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I'm just trying to understand how in little o notation this is true:

f(n)/g(n) as n goes to infinity = 0?

Can someone explain that to me?

I do get the idea that f(n) = o(g(n)) means that f(n) grows no faster then cg(n) for all constants c > 0.

I just don't get the bit in bold above.

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up vote 2 down vote accepted


You've left something out, namely your definitions for f and g.

It would appear that the precondition for the bolded statement is g(n) in o(f(n)).

According to the Wikipedia article, f(n) = o(g(n)) means that f grows slower than cg(n) for all positive constants. So f(n) is not in o(f(n)).

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Sorry if I sound dumb, but not sure what that means: "So f(n) is not in o(f(n))." Can you put that in more plain english? – Tony The Lion Apr 24 '10 at 14:33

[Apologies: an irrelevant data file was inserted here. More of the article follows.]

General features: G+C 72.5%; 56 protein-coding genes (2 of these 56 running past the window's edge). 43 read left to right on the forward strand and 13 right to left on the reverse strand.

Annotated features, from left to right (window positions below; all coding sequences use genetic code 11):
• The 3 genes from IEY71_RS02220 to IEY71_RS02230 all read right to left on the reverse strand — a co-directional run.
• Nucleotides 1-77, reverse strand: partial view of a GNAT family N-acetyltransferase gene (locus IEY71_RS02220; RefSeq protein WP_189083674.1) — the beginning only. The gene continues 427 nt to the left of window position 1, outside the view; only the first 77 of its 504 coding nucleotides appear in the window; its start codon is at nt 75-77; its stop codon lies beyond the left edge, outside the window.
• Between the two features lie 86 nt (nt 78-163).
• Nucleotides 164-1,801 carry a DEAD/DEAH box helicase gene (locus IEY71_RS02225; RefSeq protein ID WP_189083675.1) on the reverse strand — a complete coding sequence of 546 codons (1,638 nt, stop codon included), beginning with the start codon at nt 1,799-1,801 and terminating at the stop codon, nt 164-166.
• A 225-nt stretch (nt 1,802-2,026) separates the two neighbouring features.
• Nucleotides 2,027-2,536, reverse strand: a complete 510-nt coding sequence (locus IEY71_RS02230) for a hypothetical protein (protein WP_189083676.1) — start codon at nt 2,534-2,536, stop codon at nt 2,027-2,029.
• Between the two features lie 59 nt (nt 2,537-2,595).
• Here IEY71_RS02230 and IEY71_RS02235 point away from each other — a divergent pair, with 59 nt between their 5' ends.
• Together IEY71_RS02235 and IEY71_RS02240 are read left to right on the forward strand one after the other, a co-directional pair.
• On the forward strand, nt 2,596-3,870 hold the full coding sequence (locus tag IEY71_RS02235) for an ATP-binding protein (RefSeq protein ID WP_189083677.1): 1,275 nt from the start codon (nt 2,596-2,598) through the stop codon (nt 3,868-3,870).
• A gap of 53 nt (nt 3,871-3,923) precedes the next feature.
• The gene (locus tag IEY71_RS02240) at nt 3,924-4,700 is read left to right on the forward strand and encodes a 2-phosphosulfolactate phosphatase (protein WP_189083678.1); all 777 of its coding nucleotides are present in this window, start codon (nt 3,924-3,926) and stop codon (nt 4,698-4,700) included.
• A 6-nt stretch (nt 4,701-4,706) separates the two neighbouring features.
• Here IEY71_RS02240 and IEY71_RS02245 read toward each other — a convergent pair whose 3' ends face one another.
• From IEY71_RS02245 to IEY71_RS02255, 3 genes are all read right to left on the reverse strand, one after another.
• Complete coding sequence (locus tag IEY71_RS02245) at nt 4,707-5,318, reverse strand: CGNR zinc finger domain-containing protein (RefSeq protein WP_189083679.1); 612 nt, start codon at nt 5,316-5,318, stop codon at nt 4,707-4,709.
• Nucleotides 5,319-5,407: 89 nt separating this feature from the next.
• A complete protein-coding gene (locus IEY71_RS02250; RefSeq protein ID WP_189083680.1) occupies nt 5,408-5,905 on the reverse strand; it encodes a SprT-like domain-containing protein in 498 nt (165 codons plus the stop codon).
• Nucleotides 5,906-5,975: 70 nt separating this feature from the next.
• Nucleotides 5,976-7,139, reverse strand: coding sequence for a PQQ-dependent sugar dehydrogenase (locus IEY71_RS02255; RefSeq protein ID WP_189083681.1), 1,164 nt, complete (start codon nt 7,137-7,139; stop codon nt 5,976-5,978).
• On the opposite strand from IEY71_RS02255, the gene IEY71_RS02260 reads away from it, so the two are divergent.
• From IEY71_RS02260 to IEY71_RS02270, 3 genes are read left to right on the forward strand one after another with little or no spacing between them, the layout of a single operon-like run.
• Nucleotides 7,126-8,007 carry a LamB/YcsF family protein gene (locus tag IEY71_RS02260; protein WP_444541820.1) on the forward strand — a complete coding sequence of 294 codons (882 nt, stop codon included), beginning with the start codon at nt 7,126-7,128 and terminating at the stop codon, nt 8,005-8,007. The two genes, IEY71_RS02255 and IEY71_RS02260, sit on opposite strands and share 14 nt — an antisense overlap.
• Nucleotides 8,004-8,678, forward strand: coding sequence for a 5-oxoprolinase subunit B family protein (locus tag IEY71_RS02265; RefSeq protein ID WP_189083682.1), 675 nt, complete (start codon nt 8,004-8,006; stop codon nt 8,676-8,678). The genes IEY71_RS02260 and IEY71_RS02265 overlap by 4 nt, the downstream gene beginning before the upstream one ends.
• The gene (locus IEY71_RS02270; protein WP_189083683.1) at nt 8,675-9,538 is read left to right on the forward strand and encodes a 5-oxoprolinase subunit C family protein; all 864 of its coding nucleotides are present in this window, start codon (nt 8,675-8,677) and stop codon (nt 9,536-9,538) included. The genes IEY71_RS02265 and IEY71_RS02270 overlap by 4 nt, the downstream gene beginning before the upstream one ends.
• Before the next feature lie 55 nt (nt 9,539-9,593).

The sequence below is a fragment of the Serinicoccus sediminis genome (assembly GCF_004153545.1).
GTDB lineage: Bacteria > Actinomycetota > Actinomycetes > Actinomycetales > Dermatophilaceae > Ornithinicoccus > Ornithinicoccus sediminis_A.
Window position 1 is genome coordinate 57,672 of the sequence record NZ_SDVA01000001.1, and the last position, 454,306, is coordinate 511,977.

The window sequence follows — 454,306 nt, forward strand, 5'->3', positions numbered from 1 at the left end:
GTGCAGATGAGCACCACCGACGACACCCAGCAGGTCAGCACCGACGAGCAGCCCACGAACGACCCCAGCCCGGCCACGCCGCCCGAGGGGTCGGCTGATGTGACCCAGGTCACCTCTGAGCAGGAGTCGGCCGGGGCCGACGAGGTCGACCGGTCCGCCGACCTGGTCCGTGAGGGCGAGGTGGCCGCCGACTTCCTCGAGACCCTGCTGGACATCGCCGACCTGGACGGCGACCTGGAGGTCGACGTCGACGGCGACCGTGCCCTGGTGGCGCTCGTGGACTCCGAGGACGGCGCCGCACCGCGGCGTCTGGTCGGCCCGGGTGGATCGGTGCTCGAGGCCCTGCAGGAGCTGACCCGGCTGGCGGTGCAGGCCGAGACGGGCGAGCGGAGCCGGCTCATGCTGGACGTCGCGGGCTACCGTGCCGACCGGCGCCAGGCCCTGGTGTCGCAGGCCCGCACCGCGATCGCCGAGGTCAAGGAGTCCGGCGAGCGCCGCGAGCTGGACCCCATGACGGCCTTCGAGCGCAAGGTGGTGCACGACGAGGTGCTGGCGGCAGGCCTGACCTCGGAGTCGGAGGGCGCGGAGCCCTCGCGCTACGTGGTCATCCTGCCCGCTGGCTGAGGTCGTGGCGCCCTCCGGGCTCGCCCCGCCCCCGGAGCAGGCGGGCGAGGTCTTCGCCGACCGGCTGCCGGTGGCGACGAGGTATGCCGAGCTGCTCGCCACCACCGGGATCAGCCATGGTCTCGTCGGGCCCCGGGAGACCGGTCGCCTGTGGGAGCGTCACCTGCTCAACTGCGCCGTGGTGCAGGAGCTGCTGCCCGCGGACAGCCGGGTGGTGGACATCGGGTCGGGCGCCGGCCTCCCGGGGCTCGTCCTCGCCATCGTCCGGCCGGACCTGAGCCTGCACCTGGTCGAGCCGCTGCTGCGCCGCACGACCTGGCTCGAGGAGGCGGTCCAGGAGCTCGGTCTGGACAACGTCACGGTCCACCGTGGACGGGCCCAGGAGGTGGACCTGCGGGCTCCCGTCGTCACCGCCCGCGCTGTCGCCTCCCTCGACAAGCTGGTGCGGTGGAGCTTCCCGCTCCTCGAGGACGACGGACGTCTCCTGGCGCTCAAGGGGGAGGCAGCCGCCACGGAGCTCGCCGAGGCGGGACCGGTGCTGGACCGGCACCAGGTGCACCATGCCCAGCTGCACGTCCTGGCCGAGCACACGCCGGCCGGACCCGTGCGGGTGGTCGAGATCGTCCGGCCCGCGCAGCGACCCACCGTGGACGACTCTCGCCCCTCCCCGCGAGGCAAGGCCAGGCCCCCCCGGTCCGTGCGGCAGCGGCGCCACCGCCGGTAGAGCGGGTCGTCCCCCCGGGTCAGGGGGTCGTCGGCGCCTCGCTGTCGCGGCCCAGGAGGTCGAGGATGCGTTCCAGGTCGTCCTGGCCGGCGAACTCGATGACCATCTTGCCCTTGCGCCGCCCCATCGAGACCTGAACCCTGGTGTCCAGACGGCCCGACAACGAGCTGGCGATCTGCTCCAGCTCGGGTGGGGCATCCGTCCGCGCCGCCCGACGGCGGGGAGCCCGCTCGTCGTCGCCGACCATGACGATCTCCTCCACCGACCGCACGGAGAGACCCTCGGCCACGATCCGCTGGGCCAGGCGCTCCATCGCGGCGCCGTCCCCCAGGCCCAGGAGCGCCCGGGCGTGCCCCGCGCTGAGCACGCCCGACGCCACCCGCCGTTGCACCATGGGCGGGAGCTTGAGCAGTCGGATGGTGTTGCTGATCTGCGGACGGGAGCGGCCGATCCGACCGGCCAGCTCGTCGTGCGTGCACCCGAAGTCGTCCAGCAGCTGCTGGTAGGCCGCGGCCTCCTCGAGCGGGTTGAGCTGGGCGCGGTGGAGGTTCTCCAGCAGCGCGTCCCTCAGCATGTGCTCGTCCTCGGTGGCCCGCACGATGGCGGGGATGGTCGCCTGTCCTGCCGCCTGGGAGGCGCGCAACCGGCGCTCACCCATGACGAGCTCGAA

o(f(n)) is a class of functions. A function is either in the class or it's not. f(n) is not, despite being part of the definition of that class. – Potatoswatter Apr 24 '10 at 14:36
so f(n) is not in o(f(n)) because f(n) cannot grow slower then itself. Would I be correct in my statement? – Tony The Lion Apr 24 '10 at 14:42
@Tony: You got it! – Potatoswatter Apr 24 '10 at 15:04

There was a great episode of BBC's Horizon (titled 'To Infinity and Beyond') recently that explained this.

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Darn looks like it's not on iPlayer anymore. Keep an eye out for a repeat - it was cool. – Damian Powell Apr 24 '10 at 14:45

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